There are days that my perspective is focused on how big of a mountain our school debt is and I feel overwhelmed, frustrated, angry, and hopeless that this will ever be paid off. Then there are other days when I see others who have more debt and they are working hard at getting out of it and their stories inspire me to keep going, with a change in my perspective.
A little background story. My husband and I moved out to Colorado with two stable full time jobs and a decent income. We always knew that I would be a stay at home mom, so we tried to get used to living on just my husband's income, so that when it came time for me to quit we wouldn't be in shock! We bought a smaller house then what we qualified for because we knew we didn't ever want to get in over our heads. Thankfully, we were realistic about that and had wise counsel when we were making that purchase. Sadly, we bought at the peak of the market and bad loans. So, our home value has dropped significantly and we are one of the thousands of Americans with an awful and unstable mortgage situation. Despite that we are happy to be in our home and God has always provided for us and we know He'll continue to do so. Since there isn't much we can control in that situation, we live by faith. It's also a reason we are working so hard at getting ourselves into a better financial position before our loan rates increase. Anyway, shortly after we moved here my husband's job (a ministry position) wasn't able to pay him a full salary any more, so he started looking for work. He found decent jobs, but as we were looking at starting a family, we knew his income wouldn't provide for me to be at home. That's when nursing school came into the picture. Looking back on it, we were lied to, flat out and it makes me mad, but I'm trying to not hold onto that bitterness. As we were looking at him enrolling into school the admissions counselor was telling us about the $10K sign on bonuses and all the loan repayment options that were available to nurses, etc. Well, none of that was really true, at least not here. There is one hospital that offered a sign on bonus and it was like $1,500 or $2,000 and required several years commitment and even that was a limited situation. Loan repayment options are ridiculously hard to qualify for and there are so many people applying that the percentage of people getting them is very small. We've applied twice and the first time were denied and this time, we're still waiting to hear if we got it. So what we thought would happen, didn't at all. The bills are all ours to pay--ugh! It's irritating that we weren't able to make that decision with the real information. It's one thing to go into it knowing full well the situation you're signing up for and totally different when you think there will be options available to help you on the other side. Once we came to terms with the real situation we've worked really hard at taking care of things, but it's been hard.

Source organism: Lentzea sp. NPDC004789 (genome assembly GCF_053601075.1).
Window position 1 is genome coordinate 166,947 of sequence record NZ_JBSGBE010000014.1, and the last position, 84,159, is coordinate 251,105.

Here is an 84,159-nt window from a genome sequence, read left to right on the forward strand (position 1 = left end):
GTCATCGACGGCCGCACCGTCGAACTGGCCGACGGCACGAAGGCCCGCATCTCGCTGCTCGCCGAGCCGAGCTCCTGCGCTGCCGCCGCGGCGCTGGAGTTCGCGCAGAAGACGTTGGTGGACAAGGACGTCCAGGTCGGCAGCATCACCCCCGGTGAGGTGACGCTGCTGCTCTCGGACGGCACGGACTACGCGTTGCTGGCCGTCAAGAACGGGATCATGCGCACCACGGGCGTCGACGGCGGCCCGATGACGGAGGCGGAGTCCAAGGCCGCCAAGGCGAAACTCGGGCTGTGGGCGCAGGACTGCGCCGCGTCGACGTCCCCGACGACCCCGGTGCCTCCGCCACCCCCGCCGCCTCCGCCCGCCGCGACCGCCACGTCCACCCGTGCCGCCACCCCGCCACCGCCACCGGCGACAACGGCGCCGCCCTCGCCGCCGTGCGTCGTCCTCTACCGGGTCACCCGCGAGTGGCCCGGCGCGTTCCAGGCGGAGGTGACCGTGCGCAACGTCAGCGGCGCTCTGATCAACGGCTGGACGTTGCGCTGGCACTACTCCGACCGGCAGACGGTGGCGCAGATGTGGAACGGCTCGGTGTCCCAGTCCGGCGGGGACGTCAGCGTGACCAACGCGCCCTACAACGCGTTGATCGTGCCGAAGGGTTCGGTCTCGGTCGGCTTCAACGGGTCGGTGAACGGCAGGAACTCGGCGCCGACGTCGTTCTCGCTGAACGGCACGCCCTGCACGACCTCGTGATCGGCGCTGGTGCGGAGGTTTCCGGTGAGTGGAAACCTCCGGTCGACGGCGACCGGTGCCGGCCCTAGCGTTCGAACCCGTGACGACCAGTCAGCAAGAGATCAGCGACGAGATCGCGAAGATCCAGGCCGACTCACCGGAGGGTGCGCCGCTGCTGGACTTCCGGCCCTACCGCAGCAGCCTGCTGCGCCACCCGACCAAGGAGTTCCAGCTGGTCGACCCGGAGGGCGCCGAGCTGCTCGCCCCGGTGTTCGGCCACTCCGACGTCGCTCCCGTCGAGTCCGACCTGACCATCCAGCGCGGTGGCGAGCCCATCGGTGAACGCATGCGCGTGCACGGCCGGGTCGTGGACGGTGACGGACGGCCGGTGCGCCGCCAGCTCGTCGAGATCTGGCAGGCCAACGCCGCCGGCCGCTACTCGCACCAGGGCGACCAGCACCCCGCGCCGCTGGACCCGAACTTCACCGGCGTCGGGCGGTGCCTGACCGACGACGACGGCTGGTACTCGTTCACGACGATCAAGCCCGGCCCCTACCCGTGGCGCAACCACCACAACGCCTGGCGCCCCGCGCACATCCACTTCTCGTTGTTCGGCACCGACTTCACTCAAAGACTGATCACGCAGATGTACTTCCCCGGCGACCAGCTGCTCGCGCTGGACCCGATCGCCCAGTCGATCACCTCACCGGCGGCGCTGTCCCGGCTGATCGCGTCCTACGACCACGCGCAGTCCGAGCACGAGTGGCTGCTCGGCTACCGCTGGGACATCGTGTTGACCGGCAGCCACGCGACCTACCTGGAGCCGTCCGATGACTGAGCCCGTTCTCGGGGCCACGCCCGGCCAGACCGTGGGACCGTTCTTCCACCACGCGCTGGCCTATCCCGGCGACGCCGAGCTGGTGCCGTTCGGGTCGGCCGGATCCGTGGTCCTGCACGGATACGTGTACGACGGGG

My husband has been a nurse for about 3 1/2 years and I've been a stay at home mom since then too. Literally, the same week! :) During that time frame we have gone from $55K-ish in school debt to $37K-ish, we've paid off both cars (some where around $10K-I can't remember exactly how much we had left), finished our basement $4,500, and paid for our son's hospital bill around $2,000.
Perspective--when I look at those numbers from that perspective, I'm so blessed by our progress. I know some people have done things much quicker then that, but God has really taken care of us. He has provided for us enough that even as a stay at home mom we've been able to pay off debt and still have the means to pay for the larger things that "came along" in life too. The amazing part in all of that is that we weren't working nearly as hard on it as we are now, so that gives me an extra boost of encouragement too. If we made that much progress without being SO intentional about it, imagine what we can do while being THIS intentional.
I read a story today about a family of 5, with 3 little kids, who paid of $89K debt in 6 months! Crazy, huh? Not only that, but in that time frame they also had a 3 month emergency fund saved and $40K for a down payment on a house AND she was a stay at home mom and her husband's income was $40K/year (that doesn't include the extra jobs they took on during that time frame). Are you kidding me?!?! Talk about motivation. If they can do that in 6 months, what could our life look like in 6 months to a year? I'm not sure we'll be doing that well that fast, but that's still an encouraging story. I do need to note that they did sell a house with $30K equity that really helped them. I'm still impressed though.
All this to say, perspective really is a magical thing. When you look at the progress you've made rather then focusing on the mountain you're climbing, it makes the rest of that climb seem possible again.